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Physiotherapy is one of the few jobs in the world that offers deep, personal interaction with people. I find this very meaningful and fulfilling. What we learn in Physiotherapy also surprises many people as they think we just learn how to provide therapy and teach patient simple exercises. The fact is that the academic syllabus can be very intensive! As a student, I am exposed to a wide spectrum of topics such as pathophysiology of diseases, biomechanics and even sociology & psychology. These topics fall under the three main areas of Physiotherapy – Musculoskeletal, Cardiopulmonary & Neurology.
Other than the academic side of things, I had the chance to travel to Japan last July for a study trip. We visited the Azumi Rehabilitation Hospital where we were introduced to their Asuraku (means happy tomorrow in English) programme. In the three month programme, elderly come for weekly treatments lasting about two hours. The treatment ascertains rehabilitation progress and decisions are made whether to intensify or lighten their treatment plan. I think that such personalised treatment provides a very personal touch that is essential in motivating patients as they feel cared for according to their needs instead of being given general solutions which they can find online. I believe that this is one of the main reasons for the high compliance rate for rehabilitation programmes in Japan!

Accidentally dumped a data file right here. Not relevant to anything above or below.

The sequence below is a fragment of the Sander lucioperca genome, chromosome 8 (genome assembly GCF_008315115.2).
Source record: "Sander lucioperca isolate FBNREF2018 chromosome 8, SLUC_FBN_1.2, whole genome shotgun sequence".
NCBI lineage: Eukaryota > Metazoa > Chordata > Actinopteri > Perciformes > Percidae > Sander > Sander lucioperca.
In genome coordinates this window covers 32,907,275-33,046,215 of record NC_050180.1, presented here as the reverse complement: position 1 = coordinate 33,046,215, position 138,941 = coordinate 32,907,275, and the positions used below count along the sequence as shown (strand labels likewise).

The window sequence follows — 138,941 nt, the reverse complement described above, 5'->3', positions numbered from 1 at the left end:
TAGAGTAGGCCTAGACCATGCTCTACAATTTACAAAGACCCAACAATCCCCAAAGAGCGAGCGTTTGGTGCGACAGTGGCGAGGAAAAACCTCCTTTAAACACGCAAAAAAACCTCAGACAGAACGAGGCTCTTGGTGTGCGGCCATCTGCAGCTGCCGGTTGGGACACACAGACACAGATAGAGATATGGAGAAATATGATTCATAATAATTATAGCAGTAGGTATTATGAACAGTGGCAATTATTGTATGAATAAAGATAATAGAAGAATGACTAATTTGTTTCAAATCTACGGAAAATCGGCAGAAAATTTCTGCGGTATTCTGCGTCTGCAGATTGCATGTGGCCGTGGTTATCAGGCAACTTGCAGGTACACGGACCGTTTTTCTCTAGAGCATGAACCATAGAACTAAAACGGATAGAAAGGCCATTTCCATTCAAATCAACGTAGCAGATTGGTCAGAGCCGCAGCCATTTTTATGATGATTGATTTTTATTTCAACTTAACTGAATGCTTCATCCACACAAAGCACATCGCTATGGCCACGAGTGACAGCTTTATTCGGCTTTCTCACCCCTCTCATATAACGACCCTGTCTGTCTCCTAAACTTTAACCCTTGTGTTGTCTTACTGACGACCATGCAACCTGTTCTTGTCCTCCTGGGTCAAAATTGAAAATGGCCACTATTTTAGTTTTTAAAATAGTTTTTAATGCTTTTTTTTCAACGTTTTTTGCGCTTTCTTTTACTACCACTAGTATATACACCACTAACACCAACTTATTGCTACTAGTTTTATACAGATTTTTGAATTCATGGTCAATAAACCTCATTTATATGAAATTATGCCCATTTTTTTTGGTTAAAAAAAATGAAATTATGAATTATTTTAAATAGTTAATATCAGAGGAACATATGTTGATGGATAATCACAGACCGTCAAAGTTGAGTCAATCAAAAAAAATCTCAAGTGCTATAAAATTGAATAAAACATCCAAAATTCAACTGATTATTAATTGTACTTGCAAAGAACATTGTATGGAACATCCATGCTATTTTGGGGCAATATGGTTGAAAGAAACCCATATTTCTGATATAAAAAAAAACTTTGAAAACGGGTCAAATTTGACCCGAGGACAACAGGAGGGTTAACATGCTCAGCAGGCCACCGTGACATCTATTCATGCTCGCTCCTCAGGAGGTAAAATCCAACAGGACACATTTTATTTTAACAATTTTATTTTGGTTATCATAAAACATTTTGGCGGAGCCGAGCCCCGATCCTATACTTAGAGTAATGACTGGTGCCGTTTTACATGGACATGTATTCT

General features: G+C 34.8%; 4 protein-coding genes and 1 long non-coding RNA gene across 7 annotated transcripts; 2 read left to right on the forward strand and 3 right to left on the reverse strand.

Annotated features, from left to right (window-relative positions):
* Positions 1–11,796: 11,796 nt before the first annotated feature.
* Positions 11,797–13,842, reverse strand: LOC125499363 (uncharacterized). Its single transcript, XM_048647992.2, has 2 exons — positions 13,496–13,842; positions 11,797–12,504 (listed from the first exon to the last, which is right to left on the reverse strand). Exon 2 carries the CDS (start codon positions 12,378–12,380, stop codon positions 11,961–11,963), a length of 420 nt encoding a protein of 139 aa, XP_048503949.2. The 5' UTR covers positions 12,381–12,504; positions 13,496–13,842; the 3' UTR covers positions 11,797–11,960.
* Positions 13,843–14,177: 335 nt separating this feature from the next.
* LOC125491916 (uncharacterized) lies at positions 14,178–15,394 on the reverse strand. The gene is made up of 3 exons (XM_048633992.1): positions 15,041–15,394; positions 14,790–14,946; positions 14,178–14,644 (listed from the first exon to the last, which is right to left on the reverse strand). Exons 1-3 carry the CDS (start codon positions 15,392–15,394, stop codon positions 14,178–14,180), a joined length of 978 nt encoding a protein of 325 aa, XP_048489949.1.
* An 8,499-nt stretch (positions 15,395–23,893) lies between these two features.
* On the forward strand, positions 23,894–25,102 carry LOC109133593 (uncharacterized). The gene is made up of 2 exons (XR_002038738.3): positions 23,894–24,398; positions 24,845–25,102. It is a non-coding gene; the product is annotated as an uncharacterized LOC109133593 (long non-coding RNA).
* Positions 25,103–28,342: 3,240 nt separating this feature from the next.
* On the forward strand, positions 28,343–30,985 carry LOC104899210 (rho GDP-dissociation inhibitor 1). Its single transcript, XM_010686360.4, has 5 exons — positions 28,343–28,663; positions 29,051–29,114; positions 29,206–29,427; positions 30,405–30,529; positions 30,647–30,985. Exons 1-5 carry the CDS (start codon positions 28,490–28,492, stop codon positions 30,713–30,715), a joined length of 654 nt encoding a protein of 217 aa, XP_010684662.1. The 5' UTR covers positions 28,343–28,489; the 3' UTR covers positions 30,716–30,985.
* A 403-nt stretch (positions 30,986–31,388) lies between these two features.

I also observed the way the Japanese conducted their healthcare education and how they planned their healthcare systems. Their facilities are really remarkable and fascinating! One thing that left a lasting impression on me was their ingenuity in coming up with simple yet effective treatments. For instance, in one of those treatments targeted at improving balance, patients were tasked to balance on a piece of rope suspended a few cm above ground level. Such learning experiences broadened my perspectives of the discipline. Physiotherapy isn’t just about lecture notes but it is also ever-evolving, challenging and it’s up to you to think of how you can really bring the patient back to full recovery.
“There will never be perfect outcomes 100% of the time, but that shouldn’t stop you from doing your best. If you’re doing your best all the time, that is enough and you will never have room for regrets. Should you fail, take it positively and treat it as a valuable lesson rather than be harsh on yourself.”
Story adapted from